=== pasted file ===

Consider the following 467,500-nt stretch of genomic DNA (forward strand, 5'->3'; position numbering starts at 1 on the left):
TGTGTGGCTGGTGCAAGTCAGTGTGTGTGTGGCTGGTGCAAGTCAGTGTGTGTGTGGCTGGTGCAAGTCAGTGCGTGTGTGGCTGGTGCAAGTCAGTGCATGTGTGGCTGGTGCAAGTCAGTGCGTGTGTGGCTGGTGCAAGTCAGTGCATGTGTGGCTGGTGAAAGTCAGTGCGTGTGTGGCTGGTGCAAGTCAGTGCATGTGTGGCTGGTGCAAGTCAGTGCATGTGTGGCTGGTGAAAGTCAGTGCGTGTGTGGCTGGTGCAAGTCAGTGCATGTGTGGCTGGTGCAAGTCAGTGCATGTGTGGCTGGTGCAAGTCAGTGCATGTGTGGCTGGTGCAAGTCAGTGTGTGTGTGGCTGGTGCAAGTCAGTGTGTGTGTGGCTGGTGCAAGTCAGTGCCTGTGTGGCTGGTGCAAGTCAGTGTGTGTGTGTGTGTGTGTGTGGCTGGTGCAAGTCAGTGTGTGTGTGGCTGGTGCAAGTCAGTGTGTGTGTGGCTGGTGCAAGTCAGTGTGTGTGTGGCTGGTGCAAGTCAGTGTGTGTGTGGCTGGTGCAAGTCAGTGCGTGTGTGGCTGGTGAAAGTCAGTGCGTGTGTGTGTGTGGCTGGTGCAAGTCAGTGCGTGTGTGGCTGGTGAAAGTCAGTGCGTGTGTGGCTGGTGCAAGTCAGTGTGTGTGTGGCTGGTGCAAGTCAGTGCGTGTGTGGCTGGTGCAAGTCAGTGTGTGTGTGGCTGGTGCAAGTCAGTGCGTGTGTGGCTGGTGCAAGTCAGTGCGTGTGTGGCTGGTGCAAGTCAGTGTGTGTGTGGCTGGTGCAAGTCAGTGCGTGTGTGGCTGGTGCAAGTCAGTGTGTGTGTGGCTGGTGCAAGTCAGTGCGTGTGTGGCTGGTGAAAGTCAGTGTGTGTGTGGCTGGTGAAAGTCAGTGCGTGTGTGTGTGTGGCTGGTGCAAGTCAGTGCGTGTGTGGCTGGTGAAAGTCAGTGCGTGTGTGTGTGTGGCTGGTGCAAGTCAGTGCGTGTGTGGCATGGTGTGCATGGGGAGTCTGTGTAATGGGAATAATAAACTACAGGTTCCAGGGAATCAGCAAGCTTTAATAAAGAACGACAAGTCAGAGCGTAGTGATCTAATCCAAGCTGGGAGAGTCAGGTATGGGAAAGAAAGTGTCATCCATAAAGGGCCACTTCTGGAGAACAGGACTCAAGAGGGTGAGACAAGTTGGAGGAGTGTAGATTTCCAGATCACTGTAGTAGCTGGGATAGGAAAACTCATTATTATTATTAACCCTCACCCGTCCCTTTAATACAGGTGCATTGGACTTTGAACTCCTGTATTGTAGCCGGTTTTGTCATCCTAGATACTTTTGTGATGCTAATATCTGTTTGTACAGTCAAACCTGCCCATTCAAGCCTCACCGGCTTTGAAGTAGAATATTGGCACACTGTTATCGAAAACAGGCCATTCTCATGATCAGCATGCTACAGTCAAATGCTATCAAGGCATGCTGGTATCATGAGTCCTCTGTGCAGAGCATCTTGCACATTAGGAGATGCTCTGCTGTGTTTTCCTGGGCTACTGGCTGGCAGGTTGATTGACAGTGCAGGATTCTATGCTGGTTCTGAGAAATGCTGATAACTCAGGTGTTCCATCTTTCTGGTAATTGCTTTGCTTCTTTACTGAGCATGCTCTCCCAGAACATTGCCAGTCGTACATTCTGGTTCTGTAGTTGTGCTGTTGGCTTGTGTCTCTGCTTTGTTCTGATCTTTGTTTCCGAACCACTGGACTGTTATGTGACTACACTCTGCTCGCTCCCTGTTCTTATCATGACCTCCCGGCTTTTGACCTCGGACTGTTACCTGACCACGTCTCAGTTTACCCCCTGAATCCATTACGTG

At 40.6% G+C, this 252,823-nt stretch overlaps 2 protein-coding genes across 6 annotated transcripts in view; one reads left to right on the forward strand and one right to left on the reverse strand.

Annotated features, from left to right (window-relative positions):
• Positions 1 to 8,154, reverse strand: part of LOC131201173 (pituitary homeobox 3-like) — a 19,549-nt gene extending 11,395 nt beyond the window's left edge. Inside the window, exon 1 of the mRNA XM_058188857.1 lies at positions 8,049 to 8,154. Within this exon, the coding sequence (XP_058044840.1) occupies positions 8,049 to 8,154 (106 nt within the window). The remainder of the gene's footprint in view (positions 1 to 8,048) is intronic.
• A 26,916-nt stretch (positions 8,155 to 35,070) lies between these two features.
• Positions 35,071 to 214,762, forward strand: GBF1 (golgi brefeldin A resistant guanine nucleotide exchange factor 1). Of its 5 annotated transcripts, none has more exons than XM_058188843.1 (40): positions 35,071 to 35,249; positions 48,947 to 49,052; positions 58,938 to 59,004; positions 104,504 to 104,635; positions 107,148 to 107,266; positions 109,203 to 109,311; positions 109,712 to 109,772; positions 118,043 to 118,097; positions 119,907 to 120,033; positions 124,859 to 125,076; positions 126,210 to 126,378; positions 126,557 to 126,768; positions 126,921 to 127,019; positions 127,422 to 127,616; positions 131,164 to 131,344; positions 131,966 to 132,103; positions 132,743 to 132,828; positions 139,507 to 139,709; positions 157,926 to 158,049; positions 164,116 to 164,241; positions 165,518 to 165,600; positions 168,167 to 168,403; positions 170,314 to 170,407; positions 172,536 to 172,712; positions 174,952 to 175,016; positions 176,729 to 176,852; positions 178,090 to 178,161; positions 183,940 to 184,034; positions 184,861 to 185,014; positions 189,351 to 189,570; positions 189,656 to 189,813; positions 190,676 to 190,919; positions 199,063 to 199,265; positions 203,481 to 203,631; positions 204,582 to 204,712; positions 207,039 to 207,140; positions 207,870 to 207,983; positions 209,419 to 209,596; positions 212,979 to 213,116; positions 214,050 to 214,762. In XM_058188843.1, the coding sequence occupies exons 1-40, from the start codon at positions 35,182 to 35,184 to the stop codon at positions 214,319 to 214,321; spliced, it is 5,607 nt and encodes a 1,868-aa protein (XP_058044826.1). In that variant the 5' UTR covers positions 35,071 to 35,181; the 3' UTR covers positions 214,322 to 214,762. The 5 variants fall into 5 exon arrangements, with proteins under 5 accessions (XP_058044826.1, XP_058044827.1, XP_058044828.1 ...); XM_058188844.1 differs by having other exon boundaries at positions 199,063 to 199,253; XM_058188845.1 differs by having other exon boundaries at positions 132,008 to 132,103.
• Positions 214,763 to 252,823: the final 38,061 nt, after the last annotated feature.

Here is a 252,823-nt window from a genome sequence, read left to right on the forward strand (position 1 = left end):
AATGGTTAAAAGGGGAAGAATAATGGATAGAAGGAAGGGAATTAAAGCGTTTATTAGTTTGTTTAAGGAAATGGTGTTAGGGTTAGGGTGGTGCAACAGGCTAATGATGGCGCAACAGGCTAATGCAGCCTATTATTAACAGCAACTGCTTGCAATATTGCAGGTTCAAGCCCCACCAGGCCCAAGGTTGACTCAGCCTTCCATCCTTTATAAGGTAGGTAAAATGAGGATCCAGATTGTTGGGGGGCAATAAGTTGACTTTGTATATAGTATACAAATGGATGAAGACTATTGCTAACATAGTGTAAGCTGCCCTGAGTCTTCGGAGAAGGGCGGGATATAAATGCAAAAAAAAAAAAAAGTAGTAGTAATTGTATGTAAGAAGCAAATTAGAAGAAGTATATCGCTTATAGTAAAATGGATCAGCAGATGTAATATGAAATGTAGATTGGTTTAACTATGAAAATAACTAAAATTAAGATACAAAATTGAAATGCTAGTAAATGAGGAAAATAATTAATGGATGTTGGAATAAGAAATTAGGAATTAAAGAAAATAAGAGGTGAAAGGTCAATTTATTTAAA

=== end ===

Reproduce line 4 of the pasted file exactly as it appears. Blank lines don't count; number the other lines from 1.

Annotated features, from left to right (window-relative positions):